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As part of the 2012 Best B-Schools ranking, Bloomberg Businessweek asked MBAs from the Class of 2012 to tell us, via an online survey, about the full range of their business school experience, from getting in to getting a job. One section of the survey singled out specific aspects of the business program and asked the students to rate them on a scale from “poor” to “outstanding.” Over the next few weeks, we will publish the top 10 B-schools in each of the nine specialty areas, from diversity to sustainability, culminating with publication of the entire specialty MBA ranking, including each of the 82 ranked schools.
Today we look at entrepreneurship. The ranking is based on student responses to the question asking them to rank their program’s entrepreneurship offerings. Points are awarded for each response—one point for “poor” through six points for “outstanding”—and then averaged for each school. The average entrepreneurship score for all 82 U.S. and international schools in the ranking was 4.49. At the top of the list is Stanford’s Graduate School of Business.
At Stanford, MBAs have the opportunity to partner with alumni to develop and launch businesses through the school’s Center for Entrepreneurial Studies (CES). The CES also offers students specialized advising sessions from experienced entrepreneurs and executives. Aspiring entrepreneurs can apply to work in the Stanford Venture Studio, where they interact with other students who have similar interests.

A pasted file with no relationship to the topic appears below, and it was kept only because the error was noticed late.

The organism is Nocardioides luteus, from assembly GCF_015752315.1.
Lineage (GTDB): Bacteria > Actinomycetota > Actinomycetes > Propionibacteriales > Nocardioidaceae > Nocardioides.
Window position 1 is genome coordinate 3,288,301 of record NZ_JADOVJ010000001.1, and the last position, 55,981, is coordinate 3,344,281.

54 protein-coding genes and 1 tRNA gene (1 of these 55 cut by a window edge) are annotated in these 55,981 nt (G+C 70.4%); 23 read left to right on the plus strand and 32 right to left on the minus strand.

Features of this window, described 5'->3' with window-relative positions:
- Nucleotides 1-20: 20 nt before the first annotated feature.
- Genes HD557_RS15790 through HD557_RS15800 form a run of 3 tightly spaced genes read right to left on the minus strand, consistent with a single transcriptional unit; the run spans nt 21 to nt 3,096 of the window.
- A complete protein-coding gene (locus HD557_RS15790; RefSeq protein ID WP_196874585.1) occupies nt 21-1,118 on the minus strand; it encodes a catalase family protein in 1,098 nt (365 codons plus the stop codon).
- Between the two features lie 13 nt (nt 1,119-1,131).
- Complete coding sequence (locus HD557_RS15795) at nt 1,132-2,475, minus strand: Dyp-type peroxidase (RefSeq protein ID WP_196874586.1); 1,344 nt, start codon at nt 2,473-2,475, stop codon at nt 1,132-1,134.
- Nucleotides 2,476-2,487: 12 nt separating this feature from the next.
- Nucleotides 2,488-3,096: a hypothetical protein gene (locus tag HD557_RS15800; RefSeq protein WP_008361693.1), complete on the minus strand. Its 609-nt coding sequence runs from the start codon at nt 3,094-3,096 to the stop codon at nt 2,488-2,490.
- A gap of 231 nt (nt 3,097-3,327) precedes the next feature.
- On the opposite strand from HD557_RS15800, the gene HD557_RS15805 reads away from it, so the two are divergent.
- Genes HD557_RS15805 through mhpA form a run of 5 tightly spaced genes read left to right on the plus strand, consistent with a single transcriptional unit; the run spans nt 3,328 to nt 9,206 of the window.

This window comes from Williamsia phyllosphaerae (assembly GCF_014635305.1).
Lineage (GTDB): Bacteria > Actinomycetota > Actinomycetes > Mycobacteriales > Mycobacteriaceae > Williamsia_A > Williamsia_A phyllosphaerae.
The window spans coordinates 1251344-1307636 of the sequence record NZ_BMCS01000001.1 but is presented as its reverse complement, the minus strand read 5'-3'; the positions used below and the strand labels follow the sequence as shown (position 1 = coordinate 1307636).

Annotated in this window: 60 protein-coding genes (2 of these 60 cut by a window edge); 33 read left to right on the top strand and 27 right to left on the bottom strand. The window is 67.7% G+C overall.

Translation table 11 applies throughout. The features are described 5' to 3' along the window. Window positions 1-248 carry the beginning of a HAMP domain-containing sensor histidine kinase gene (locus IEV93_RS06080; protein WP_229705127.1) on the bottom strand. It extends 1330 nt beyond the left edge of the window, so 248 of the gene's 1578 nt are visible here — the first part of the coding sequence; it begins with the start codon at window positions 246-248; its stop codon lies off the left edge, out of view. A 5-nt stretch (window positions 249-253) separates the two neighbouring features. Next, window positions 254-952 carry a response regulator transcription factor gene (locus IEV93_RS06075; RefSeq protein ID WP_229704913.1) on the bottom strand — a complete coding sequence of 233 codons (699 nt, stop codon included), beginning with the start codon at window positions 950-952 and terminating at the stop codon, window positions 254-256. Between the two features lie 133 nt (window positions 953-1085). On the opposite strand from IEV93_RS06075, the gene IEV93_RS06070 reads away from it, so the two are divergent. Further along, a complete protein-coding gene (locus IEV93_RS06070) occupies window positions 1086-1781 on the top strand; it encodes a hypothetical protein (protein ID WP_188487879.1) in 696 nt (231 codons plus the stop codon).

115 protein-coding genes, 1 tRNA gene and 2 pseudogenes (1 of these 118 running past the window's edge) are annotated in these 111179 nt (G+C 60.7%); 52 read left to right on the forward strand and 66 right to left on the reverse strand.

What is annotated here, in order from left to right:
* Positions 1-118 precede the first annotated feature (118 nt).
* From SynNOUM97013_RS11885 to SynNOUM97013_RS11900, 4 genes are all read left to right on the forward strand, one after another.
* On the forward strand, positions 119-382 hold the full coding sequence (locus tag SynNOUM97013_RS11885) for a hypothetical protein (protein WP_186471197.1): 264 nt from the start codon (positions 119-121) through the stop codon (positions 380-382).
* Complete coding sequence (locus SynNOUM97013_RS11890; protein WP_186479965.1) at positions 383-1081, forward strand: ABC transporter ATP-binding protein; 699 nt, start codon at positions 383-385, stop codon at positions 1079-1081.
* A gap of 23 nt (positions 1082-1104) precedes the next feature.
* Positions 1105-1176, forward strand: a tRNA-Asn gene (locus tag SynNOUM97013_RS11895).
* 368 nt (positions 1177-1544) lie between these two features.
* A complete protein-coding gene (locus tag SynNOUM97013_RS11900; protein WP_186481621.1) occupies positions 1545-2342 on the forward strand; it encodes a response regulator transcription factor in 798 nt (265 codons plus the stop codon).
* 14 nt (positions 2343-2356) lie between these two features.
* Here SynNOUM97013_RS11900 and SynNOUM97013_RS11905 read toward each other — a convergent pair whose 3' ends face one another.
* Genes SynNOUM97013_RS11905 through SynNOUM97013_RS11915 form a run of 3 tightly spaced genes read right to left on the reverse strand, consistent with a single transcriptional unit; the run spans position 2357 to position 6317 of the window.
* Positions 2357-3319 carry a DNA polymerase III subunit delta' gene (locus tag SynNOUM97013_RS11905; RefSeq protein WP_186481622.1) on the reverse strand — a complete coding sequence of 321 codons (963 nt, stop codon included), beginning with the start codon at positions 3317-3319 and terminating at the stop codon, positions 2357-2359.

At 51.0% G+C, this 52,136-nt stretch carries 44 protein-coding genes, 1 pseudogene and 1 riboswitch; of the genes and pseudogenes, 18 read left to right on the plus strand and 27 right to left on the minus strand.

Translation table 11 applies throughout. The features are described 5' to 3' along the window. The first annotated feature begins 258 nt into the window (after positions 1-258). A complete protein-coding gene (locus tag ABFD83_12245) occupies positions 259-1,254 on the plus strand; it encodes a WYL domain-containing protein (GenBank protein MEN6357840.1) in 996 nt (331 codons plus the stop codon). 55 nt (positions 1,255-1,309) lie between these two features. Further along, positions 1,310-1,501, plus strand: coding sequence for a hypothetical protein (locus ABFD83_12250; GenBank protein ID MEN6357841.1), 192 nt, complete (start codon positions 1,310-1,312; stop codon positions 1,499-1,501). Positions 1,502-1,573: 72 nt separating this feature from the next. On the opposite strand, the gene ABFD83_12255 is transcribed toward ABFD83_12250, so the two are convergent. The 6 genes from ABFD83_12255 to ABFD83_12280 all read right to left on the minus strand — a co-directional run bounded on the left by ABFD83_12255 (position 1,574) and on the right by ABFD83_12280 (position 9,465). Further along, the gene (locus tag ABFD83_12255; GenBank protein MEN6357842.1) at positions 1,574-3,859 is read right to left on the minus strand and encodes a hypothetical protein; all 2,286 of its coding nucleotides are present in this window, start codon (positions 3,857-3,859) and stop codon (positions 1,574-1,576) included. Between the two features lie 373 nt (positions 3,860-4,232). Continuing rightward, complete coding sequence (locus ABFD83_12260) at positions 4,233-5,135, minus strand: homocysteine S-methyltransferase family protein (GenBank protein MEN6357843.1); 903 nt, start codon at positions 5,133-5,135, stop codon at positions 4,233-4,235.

Additionally, the MBA curriculum is full of entrepreneurship options, ranging from courses like “STRAMGT 355: Managing Growing Enterprises” to “MKTG 335: Product Launch.” Ninety-nine percent of Stanford B-school students take at least one entrepreneurship class.
Following Stanford in the entrepreneurship rank is MIT’s Sloan School of Management, where students have more than 50 courses on the subject to choose from. At MIT, business students can take part in the university’s popular $100K Entrepreneurship Competition, with the winning business plan taking home $50,000. Since the competition was founded in 1989, more than 130 companies have been successfully launched, raising more than $770 million in financing.
In the business school, Sloan MBAs can work toward a certificate in entrepreneurship and innovation as part of their graduate business coursework. To earn the certificate, students must complete a handful of required courses and entrepreneurship electives and submit at least one business plan for the $100K competition.
“Sloan really breeds an ecosystem of innovation and entrepreneurship, whether from its connection to the rest of MIT, or from within, with professors or coursework,” says 2012 Sloan MBA grad Omar Mitchell. “This innovation creates a groundswell of ideas and discourse that runs in the veins of the programs that comprise Sloan.”
Top MBA Programs by Specialty: Entrepreneurship
|4.||UC Berkeley (Haas)||5.61|
|6.||Carnegie Mellon (Tepper)||5.58|
|9.||IE Business School||5.53|